On the day when the news is full of air strikes on Syria and other crises in the Middle East, tucked away in the Obituaries of The Telegraph was a poignant reminder of the past and how little has changed in over half a century of dispute and conflict.
Palestine in the 1940's was where the subject of the article was. Probably, had not his son been a leading journalist his life story may not have made it to the national press. But the period in Palestine after World War 2 typifies what many British troops had to endure.
One irony that he was in The Rifles and when the Bergen-Belsen Concentration Camp was entered in Northern Germany in 1945 it was a battalion of Rifles that were first involved in attempting to rescue those who had been left there.
Between 1939 and 1960 very many men were conscripted into the Armed Forces. Some had a relatively easy time and fun. Many did not and regarded the places they served as hell holes. Palestine was high on the list of these and Middle East postings were the least desirable for the ordinary squaddie.
Why they were there was because of the long established ambitions of at first European and then other governments such as the USA to rule or at least have the major influence over resources and the internal lives of their citizens.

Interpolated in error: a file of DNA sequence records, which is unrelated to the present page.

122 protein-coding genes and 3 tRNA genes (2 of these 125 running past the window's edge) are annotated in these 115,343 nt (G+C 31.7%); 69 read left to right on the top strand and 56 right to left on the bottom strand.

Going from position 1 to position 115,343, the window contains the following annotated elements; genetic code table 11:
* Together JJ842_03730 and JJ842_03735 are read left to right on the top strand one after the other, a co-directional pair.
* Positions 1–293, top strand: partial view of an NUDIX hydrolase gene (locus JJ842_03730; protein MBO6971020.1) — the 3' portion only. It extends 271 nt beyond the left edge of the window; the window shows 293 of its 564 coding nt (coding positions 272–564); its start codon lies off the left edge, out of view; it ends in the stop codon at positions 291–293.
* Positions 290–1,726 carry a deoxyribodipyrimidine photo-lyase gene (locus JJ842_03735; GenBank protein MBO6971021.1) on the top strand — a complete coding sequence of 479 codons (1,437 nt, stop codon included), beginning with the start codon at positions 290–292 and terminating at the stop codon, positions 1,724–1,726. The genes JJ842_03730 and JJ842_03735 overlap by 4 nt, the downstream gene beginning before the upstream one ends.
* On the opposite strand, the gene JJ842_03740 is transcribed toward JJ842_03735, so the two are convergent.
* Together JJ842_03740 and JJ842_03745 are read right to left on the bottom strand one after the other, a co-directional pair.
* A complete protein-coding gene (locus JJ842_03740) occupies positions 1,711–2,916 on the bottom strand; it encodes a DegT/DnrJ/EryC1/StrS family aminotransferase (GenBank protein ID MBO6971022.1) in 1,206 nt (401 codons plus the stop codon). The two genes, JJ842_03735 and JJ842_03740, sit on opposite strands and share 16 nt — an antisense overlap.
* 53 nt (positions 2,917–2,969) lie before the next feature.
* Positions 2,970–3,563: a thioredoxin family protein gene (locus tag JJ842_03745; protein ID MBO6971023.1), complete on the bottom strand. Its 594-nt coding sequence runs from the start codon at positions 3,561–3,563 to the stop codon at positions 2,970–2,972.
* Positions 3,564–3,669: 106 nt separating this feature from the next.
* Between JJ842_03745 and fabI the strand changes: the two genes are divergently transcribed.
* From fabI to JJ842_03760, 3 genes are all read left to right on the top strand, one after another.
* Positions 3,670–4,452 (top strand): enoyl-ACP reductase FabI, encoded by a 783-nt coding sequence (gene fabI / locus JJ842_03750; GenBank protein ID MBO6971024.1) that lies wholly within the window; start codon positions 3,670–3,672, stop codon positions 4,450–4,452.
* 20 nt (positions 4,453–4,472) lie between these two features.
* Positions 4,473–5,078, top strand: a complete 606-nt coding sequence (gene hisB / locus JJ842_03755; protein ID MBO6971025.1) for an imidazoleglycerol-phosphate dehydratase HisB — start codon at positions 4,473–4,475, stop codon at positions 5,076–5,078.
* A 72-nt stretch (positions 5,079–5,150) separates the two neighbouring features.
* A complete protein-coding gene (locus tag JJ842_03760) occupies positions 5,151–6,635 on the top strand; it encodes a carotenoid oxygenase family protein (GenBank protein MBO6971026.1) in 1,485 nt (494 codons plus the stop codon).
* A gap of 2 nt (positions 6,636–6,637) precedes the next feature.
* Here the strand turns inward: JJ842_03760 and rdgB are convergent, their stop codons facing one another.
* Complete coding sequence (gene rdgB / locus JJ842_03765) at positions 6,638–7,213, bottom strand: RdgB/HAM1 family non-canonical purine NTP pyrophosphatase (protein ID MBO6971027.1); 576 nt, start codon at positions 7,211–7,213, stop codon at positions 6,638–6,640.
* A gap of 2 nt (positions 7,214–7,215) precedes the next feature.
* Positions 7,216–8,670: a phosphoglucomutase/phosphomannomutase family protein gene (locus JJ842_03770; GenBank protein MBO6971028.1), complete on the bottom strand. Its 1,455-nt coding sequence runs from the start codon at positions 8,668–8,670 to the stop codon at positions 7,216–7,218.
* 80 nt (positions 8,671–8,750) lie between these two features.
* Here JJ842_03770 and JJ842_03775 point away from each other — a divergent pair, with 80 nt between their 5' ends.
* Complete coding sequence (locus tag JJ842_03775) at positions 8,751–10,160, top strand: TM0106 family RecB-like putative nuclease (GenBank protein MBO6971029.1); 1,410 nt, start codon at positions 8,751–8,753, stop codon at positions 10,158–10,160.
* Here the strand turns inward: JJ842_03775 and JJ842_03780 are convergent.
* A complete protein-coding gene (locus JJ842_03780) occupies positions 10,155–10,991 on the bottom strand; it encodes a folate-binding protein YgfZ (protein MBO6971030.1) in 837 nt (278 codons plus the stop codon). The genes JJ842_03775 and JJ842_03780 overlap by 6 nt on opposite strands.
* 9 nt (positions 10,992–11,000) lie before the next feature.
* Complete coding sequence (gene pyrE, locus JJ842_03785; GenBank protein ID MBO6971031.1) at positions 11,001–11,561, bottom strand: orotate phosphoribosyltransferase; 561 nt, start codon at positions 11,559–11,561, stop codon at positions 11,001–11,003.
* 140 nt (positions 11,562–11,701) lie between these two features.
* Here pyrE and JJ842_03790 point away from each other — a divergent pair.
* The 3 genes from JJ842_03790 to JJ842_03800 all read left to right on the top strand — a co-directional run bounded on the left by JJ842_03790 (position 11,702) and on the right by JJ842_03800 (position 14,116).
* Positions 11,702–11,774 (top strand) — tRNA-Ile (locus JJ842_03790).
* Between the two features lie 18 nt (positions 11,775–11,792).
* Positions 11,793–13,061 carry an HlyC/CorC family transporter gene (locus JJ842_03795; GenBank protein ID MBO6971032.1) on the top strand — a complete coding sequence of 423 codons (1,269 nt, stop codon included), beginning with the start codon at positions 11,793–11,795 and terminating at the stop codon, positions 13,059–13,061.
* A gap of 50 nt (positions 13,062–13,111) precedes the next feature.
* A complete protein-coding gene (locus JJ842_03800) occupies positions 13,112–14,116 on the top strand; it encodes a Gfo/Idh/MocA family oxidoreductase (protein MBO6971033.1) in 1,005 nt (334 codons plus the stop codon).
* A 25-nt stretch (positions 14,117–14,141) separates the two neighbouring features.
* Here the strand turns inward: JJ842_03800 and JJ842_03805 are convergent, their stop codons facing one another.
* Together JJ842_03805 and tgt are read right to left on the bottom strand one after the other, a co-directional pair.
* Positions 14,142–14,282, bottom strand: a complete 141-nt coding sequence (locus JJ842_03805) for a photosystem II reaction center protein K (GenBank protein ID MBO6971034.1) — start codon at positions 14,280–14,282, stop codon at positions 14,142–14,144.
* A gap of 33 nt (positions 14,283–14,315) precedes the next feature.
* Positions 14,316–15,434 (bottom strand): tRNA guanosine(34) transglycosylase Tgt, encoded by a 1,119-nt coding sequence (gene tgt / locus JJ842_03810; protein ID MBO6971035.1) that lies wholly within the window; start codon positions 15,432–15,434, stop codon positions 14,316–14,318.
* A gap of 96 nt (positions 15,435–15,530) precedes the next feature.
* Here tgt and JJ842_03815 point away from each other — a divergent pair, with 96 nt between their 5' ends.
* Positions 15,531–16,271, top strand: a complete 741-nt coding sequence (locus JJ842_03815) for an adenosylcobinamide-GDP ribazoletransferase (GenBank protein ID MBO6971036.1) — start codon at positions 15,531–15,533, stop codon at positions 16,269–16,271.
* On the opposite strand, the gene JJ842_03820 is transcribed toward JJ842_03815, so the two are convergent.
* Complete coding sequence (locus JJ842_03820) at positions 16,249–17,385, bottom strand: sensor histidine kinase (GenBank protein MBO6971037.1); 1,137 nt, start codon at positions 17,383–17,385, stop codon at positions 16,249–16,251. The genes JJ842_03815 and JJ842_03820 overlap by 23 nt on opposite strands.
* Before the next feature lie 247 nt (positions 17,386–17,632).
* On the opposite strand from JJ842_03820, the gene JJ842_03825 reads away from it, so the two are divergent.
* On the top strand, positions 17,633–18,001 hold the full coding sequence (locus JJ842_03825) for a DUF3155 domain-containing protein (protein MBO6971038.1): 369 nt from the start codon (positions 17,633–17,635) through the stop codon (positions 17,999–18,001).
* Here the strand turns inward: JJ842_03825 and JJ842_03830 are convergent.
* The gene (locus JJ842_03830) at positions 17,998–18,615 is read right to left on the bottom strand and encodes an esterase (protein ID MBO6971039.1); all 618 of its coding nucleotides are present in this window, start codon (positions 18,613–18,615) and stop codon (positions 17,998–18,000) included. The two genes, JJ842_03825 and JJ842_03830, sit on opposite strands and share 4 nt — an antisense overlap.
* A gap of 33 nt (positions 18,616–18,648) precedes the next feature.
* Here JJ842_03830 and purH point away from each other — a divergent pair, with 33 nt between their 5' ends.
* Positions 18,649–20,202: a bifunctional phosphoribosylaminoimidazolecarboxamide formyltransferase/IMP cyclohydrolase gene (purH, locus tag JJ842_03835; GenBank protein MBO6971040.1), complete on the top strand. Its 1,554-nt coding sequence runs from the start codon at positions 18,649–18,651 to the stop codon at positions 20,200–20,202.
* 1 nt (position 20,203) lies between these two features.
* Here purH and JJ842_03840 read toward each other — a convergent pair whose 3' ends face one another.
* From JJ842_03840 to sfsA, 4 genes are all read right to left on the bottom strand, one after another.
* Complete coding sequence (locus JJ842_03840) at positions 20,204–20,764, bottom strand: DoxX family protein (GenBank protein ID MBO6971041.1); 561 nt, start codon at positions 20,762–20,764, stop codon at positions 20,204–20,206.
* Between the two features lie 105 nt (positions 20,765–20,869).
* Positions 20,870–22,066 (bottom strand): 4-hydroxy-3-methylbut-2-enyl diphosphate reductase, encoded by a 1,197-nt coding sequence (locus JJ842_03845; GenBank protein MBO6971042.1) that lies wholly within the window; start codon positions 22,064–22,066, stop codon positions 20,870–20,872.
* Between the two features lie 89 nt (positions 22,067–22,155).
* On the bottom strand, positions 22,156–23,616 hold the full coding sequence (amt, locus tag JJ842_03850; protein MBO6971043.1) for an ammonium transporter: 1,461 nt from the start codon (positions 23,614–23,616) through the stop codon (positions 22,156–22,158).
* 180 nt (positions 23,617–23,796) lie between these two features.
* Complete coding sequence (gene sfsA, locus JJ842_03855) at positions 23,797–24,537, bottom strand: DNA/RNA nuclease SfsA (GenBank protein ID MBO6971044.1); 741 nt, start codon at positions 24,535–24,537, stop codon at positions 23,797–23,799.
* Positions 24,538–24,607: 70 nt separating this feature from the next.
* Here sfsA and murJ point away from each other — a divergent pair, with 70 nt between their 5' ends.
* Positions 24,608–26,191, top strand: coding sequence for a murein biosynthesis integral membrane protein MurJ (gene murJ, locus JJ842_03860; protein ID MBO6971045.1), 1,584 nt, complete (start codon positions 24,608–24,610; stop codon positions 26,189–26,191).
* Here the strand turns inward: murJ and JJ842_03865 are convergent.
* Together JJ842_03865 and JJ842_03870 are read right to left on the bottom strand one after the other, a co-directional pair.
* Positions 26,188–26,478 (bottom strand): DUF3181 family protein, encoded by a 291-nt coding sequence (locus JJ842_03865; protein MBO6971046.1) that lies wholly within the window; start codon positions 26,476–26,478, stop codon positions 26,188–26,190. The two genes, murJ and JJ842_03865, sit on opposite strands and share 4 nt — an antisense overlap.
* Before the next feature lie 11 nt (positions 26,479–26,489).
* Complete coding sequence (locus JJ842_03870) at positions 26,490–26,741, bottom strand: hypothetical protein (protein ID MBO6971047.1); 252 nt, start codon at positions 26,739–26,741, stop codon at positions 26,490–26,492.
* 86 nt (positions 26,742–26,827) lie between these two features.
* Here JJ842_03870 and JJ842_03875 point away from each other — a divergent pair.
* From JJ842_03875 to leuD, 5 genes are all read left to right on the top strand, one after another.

These are states that either have oil or are deeply involved with the states that do. It is oil that has largely powered their economies and has delivered the air, sea and road transport of today. It is oil and related gas that is at the root of everything.
One result is to enable the populations of almost all the Middle Eastern states to increase rapidly whereas at the same time technology and such has removed the need for vast numbers of manual labourers. Similarly, production in many areas and other work has little need for mass labour. Inevitably, there are now millions of spare men with few, if any prospects.
Together with this has been the urbanisation of many areas of the world into which these surpluses have been drawn. Urban societies are very different from those rural or pastoral ones of even the recent past.
Notably, the belief systems, social organisation and nature of them is another world. One which many of the recent and even earlier incomers reject, attempting to continue the old with its myths into the new. Inevitably, this means conflict and violence.
The cheap and easy posturing of the upper and political classes and their vague and limited notions of what might be done to how to deal with it are inadequate and failing.
If anyone thinks that chucking some advanced weaponry at the current hot spots will end the problem then they are going to have to think again.